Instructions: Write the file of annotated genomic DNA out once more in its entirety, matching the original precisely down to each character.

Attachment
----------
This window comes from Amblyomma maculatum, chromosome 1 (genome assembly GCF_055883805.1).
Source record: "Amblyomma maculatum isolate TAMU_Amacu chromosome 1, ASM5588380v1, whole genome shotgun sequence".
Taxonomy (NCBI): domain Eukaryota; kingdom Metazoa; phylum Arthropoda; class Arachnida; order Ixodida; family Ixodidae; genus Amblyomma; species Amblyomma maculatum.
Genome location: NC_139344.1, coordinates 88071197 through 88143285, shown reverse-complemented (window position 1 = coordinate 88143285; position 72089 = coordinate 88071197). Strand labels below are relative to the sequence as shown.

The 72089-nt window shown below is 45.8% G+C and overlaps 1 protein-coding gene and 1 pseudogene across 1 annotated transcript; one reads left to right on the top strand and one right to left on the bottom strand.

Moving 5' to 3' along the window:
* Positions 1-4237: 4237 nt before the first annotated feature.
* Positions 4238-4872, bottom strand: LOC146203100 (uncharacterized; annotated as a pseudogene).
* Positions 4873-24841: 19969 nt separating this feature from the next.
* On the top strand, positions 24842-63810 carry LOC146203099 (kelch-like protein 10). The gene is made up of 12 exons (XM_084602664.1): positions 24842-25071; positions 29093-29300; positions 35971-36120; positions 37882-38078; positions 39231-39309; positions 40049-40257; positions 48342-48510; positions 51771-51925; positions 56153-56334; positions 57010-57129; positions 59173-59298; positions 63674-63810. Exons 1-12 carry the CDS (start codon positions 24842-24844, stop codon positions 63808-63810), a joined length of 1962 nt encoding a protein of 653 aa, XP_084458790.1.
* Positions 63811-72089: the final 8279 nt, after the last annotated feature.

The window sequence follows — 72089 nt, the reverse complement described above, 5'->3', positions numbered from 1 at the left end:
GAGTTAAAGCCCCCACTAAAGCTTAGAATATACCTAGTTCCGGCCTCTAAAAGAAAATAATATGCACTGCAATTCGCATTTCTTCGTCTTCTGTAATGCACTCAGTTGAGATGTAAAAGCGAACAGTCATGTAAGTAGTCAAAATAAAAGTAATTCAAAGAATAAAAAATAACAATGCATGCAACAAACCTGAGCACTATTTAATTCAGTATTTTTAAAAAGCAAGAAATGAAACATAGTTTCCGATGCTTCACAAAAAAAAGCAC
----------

This window comes from Amblyomma maculatum, chromosome 1 (genome assembly GCF_055883805.1).
Source record: "Amblyomma maculatum isolate TAMU_Amacu chromosome 1, ASM5588380v1, whole genome shotgun sequence".
Taxonomy (NCBI): domain Eukaryota; kingdom Metazoa; phylum Arthropoda; class Arachnida; order Ixodida; family Ixodidae; genus Amblyomma; species Amblyomma maculatum.
Genome location: NC_139344.1, coordinates 88071197 through 88143285, shown reverse-complemented (window position 1 = coordinate 88143285; position 72089 = coordinate 88071197). Strand labels below are relative to the sequence as shown.

The 72089-nt window shown below is 45.8% G+C and overlaps 1 protein-coding gene and 1 pseudogene across 1 annotated transcript; one reads left to right on the top strand and one right to left on the bottom strand.

Moving 5' to 3' along the window:
* Positions 1-4237: 4237 nt before the first annotated feature.
* Positions 4238-4872, bottom strand: LOC146203100 (uncharacterized; annotated as a pseudogene).
* Positions 4873-24841: 19969 nt separating this feature from the next.
* On the top strand, positions 24842-63810 carry LOC146203099 (kelch-like protein 10). The gene is made up of 12 exons (XM_084602664.1): positions 24842-25071; positions 29093-29300; positions 35971-36120; positions 37882-38078; positions 39231-39309; positions 40049-40257; positions 48342-48510; positions 51771-51925; positions 56153-56334; positions 57010-57129; positions 59173-59298; positions 63674-63810. Exons 1-12 carry the CDS (start codon positions 24842-24844, stop codon positions 63808-63810), a joined length of 1962 nt encoding a protein of 653 aa, XP_084458790.1.
* Positions 63811-72089: the final 8279 nt, after the last annotated feature.

The window sequence follows — 72089 nt, the reverse complement described above, 5'->3', positions numbered from 1 at the left end:
GAGTTAAAGCCCCCACTAAAGCTTAGAATATACCTAGTTCCGGCCTCTAAAAGAAAATAATATGCACTGCAATTCGCATTTCTTCGTCTTCTGTAATGCACTCAGTTGAGATGTAAAAGCGAACAGTCATGTAAGTAGTCAAAATAAAAGTAATTCAAAGAATAAAAAATAACAATGCATGCAACAAACCTGAGCACTATTTAATTCAGTATTTTTAAAAAGCAAGAAATGAAACATAGTTTCCGATGCTTCACAAAAAAAAGCAC